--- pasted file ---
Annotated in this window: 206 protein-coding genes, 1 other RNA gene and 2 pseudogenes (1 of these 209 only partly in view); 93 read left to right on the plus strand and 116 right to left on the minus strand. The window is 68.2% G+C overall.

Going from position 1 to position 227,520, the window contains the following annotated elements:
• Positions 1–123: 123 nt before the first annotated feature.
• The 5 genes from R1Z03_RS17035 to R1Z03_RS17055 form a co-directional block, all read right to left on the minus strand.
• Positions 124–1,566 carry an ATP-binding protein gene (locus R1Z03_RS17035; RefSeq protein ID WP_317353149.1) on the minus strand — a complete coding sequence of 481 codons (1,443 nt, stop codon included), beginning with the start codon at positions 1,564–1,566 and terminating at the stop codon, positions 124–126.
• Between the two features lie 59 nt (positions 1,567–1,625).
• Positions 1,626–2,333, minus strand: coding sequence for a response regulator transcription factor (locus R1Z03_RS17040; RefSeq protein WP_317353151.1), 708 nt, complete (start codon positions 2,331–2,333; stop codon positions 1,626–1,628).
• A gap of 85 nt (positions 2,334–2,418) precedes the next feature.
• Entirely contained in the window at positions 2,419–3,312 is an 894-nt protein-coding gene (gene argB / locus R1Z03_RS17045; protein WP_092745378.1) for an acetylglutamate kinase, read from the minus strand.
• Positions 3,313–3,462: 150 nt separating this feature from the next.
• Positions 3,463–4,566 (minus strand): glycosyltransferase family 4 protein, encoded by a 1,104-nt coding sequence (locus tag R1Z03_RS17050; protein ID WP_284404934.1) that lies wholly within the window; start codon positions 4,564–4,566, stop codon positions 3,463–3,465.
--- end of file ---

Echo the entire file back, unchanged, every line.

Annotated in this window: 206 protein-coding genes, 1 other RNA gene and 2 pseudogenes (1 of these 209 only partly in view); 93 read left to right on the plus strand and 116 right to left on the minus strand. The window is 68.2% G+C overall.

Going from position 1 to position 227,520, the window contains the following annotated elements:
• Positions 1–123: 123 nt before the first annotated feature.
• The 5 genes from R1Z03_RS17035 to R1Z03_RS17055 form a co-directional block, all read right to left on the minus strand.
• Positions 124–1,566 carry an ATP-binding protein gene (locus R1Z03_RS17035; RefSeq protein ID WP_317353149.1) on the minus strand — a complete coding sequence of 481 codons (1,443 nt, stop codon included), beginning with the start codon at positions 1,564–1,566 and terminating at the stop codon, positions 124–126.
• Between the two features lie 59 nt (positions 1,567–1,625).
• Positions 1,626–2,333, minus strand: coding sequence for a response regulator transcription factor (locus R1Z03_RS17040; RefSeq protein WP_317353151.1), 708 nt, complete (start codon positions 2,331–2,333; stop codon positions 1,626–1,628).
• A gap of 85 nt (positions 2,334–2,418) precedes the next feature.
• Entirely contained in the window at positions 2,419–3,312 is an 894-nt protein-coding gene (gene argB / locus R1Z03_RS17045; protein WP_092745378.1) for an acetylglutamate kinase, read from the minus strand.
• Positions 3,313–3,462: 150 nt separating this feature from the next.
• Positions 3,463–4,566 (minus strand): glycosyltransferase family 4 protein, encoded by a 1,104-nt coding sequence (locus tag R1Z03_RS17050; protein ID WP_284404934.1) that lies wholly within the window; start codon positions 4,564–4,566, stop codon positions 3,463–3,465.